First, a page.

Super 1s update

It was announced recently that Super 1s, a national project designed to give young people with disabilities the chance to regularly play cricket, is coming to Somerset.

Over the next two years a weekly hub will be set up in each of the six Local Authority Areas in order to ensure that people aged between 12 and 25 will receive coaching from county cricket boards, giving them the chance to compete against peers and enjoy the benefits of sport and an active lifestyle.

Somerset Cricket Board’s Growth & Participation Officer, Steve Gass brought us up to date with the progress of the initiative when we spoke to him this week.

“We have four sessions that are ready to launch in January,” he said. “The first of these will be in Taunton on January 23rd and there will also be sessions in Bridgwater, Yeovil and one in Bath. All sessions will run from 6pm until 7pm.

“The great thing about Super 1s is that it’s completely free for the participants. It’s not just a weekly cricket session either, it’s designed to help develop and advance people’s life and social skills through the context of cricket.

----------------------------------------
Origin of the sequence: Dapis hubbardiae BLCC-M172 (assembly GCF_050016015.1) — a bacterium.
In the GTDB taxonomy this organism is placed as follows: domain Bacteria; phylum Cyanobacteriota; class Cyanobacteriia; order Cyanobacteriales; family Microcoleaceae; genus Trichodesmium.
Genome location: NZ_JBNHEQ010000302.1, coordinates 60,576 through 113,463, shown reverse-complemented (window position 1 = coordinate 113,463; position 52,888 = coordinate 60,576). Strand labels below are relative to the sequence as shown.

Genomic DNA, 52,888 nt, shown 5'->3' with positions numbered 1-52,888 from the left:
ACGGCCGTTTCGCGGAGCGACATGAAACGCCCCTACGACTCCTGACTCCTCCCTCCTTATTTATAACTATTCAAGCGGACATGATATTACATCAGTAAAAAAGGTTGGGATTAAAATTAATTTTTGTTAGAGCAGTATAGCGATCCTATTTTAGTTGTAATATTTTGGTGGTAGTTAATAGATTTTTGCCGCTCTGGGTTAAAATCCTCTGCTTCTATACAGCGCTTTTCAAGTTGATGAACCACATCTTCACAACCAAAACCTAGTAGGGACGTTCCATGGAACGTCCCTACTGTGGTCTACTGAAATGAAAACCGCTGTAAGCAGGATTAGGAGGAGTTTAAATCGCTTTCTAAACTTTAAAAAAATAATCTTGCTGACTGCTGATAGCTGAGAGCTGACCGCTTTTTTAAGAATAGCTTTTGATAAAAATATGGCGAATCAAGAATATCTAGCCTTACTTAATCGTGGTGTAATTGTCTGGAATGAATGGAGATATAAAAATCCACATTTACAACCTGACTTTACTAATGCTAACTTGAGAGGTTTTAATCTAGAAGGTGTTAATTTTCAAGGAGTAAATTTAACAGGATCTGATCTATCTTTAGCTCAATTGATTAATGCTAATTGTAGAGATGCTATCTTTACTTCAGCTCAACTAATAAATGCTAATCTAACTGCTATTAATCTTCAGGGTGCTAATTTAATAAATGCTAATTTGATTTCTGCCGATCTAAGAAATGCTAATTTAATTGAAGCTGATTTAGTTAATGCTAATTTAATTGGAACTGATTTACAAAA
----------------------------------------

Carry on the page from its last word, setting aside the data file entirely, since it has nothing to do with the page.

“Leadership awards are also available for those participants who wish to take on some more responsibility and help our coaches

“The hubs will be independent, and the idea is to create a competitive element between those hubs. Competition is a key element of the programme because it gives participants a real sense of achievement.”

For more information about Super 1s click here

To get involved as a volunteer, please contact

For many young people with disabilities throughout the UK, opportunities to take part in regular competitive sport can be extremely limited and therefore the programme aims to:

  • Develop the physical and mental well-being of players
  • Help players make friends and engage with positive role models
  • Provide an environment for competition amongst peers

Super 1s provides young people with a chance to realise their potential, both on and off the pitch. It enables them to discover what they can do, not what they can’t, and become role models for their peers.

Engaging in regular sport helps all young people develop personal skills, including confidence, leadership and independence. For young people with disabilities the opportunity to do this can be very limited.


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